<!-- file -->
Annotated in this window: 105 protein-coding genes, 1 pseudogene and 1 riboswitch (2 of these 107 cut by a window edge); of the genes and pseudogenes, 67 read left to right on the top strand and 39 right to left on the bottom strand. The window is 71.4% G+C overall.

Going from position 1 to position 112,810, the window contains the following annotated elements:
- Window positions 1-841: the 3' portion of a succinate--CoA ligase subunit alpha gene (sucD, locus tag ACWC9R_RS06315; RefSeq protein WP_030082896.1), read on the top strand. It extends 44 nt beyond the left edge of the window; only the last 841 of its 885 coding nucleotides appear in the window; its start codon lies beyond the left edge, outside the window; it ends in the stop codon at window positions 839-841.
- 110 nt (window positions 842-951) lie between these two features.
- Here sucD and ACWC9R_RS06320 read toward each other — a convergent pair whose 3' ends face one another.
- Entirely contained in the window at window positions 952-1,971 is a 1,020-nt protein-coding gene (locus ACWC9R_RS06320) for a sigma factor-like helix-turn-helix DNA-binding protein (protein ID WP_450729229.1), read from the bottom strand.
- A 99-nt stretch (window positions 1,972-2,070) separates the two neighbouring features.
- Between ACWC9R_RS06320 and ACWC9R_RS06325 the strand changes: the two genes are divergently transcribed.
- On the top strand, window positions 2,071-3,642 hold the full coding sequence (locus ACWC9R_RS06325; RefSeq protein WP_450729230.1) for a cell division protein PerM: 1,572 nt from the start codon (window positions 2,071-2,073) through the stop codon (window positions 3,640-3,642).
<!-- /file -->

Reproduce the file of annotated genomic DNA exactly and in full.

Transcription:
Annotated in this window: 105 protein-coding genes, 1 pseudogene and 1 riboswitch (2 of these 107 cut by a window edge); of the genes and pseudogenes, 67 read left to right on the top strand and 39 right to left on the bottom strand. The window is 71.4% G+C overall.

Going from position 1 to position 112,810, the window contains the following annotated elements:
- Window positions 1-841: the 3' portion of a succinate--CoA ligase subunit alpha gene (sucD, locus tag ACWC9R_RS06315; RefSeq protein WP_030082896.1), read on the top strand. It extends 44 nt beyond the left edge of the window; only the last 841 of its 885 coding nucleotides appear in the window; its start codon lies beyond the left edge, outside the window; it ends in the stop codon at window positions 839-841.
- 110 nt (window positions 842-951) lie between these two features.
- Here sucD and ACWC9R_RS06320 read toward each other — a convergent pair whose 3' ends face one another.
- Entirely contained in the window at window positions 952-1,971 is a 1,020-nt protein-coding gene (locus ACWC9R_RS06320) for a sigma factor-like helix-turn-helix DNA-binding protein (protein ID WP_450729229.1), read from the bottom strand.
- A 99-nt stretch (window positions 1,972-2,070) separates the two neighbouring features.
- Between ACWC9R_RS06320 and ACWC9R_RS06325 the strand changes: the two genes are divergently transcribed.
- On the top strand, window positions 2,071-3,642 hold the full coding sequence (locus ACWC9R_RS06325; RefSeq protein WP_450729230.1) for a cell division protein PerM: 1,572 nt from the start codon (window positions 2,071-2,073) through the stop codon (window positions 3,640-3,642).